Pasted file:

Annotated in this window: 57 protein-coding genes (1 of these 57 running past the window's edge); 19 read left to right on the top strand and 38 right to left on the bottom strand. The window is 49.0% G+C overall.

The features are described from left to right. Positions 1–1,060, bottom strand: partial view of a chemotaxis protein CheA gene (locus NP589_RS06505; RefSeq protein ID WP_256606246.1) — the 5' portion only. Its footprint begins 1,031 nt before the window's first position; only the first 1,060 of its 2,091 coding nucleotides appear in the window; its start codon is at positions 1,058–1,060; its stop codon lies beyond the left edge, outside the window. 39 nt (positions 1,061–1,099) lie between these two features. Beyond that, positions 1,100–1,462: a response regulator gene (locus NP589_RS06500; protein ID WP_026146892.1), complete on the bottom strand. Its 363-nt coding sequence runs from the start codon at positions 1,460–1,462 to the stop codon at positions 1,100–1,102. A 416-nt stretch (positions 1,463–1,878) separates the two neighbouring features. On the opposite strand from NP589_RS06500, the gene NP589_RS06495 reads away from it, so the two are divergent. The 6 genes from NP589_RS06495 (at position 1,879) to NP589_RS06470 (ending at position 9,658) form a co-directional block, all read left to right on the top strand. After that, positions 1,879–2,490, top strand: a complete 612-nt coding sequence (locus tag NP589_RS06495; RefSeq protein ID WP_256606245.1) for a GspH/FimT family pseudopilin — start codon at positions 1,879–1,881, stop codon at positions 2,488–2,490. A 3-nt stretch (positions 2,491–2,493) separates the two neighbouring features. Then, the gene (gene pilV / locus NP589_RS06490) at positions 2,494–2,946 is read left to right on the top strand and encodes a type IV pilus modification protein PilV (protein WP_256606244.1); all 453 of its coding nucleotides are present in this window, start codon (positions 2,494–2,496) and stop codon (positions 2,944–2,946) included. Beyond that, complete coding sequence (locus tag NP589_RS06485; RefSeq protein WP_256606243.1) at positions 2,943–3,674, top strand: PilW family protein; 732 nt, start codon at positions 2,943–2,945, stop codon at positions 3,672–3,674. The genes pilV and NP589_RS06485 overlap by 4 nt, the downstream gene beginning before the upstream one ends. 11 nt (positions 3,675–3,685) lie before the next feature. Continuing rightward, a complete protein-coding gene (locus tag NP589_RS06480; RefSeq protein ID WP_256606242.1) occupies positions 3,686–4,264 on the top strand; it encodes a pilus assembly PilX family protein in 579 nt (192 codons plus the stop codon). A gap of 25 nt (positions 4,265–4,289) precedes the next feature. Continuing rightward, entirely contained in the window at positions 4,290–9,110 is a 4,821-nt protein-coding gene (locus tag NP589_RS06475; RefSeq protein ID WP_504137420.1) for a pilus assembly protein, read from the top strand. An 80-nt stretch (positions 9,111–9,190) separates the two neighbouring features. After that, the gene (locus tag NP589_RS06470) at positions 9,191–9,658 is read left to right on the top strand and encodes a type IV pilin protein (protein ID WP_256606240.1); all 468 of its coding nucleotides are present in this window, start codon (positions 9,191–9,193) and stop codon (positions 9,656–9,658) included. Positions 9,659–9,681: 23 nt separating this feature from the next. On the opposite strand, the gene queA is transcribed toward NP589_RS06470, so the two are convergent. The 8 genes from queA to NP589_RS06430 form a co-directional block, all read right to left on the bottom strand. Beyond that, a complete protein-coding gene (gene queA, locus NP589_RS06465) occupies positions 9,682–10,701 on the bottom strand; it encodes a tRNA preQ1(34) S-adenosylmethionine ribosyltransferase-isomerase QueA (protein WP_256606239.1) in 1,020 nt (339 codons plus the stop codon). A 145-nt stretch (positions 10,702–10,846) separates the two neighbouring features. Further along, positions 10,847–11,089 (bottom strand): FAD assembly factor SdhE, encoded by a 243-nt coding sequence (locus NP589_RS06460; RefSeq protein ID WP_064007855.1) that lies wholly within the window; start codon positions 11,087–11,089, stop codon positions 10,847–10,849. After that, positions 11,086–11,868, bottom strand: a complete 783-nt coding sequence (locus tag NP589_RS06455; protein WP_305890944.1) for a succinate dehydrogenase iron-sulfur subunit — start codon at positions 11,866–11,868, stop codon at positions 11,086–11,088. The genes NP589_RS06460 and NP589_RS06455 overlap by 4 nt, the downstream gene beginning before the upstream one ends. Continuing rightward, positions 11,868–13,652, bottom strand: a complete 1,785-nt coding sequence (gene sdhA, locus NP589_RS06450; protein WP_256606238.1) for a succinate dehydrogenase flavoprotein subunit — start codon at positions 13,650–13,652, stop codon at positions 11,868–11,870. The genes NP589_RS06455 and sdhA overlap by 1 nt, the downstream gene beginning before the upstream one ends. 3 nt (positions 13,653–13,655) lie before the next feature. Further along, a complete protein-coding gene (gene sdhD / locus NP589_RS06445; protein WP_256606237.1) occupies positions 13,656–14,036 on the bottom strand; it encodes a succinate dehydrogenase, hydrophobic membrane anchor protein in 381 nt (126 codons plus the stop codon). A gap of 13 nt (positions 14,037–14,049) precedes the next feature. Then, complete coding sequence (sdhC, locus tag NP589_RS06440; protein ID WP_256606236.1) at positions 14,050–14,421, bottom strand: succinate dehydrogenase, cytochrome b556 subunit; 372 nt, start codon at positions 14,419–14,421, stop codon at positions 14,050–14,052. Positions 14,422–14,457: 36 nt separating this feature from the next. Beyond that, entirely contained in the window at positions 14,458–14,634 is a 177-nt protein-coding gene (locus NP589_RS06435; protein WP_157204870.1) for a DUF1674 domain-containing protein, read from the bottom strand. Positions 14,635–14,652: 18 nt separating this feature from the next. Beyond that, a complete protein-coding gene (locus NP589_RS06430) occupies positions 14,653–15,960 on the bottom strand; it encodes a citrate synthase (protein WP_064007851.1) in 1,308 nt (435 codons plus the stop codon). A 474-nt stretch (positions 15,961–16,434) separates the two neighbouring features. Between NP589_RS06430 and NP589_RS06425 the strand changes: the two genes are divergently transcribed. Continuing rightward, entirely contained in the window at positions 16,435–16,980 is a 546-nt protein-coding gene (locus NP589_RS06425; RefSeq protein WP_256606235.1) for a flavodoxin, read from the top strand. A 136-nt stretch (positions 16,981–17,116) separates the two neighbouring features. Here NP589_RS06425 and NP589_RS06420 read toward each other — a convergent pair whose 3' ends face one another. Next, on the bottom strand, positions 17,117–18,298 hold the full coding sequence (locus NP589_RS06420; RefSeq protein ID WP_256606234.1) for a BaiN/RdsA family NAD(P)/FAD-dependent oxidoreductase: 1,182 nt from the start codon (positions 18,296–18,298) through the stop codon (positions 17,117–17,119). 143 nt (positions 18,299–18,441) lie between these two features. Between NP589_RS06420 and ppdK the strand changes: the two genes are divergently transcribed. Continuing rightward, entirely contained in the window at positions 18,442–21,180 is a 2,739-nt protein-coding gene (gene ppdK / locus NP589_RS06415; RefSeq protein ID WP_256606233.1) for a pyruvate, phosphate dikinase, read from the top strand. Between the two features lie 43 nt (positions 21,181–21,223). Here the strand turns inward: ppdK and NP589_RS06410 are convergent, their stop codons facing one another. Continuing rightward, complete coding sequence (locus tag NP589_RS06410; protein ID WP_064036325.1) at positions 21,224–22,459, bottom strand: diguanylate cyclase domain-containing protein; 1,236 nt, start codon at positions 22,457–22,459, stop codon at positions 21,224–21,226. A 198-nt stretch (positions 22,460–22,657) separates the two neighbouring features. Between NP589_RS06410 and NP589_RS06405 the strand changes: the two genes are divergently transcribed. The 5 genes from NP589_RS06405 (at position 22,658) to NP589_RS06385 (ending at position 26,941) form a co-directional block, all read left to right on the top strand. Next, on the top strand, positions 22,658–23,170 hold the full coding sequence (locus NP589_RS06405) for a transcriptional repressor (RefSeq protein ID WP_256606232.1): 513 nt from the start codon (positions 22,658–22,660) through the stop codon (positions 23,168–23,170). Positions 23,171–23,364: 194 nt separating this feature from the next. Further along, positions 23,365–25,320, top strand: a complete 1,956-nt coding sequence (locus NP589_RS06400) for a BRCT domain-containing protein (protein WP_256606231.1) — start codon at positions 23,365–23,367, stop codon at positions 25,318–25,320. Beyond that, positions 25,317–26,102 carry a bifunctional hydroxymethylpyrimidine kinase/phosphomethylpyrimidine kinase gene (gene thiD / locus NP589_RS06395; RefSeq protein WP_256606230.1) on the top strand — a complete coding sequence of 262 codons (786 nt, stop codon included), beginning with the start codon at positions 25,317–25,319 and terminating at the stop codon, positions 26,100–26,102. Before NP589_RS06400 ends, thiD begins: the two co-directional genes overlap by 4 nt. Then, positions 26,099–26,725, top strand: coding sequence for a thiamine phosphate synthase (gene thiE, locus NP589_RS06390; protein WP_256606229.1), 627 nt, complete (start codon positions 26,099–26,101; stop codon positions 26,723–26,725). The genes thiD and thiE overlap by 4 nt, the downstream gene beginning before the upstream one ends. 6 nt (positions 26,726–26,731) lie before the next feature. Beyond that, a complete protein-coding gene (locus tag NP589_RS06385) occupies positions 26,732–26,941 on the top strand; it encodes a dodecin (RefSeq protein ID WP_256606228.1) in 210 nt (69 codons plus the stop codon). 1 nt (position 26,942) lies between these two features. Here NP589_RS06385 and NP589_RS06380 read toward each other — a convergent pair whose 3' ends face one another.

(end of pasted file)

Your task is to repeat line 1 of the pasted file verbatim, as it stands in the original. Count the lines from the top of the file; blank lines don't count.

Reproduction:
Annotated in this window: 57 protein-coding genes (1 of these 57 running past the window's edge); 19 read left to right on the top strand and 38 right to left on the bottom strand. The window is 49.0% G+C overall.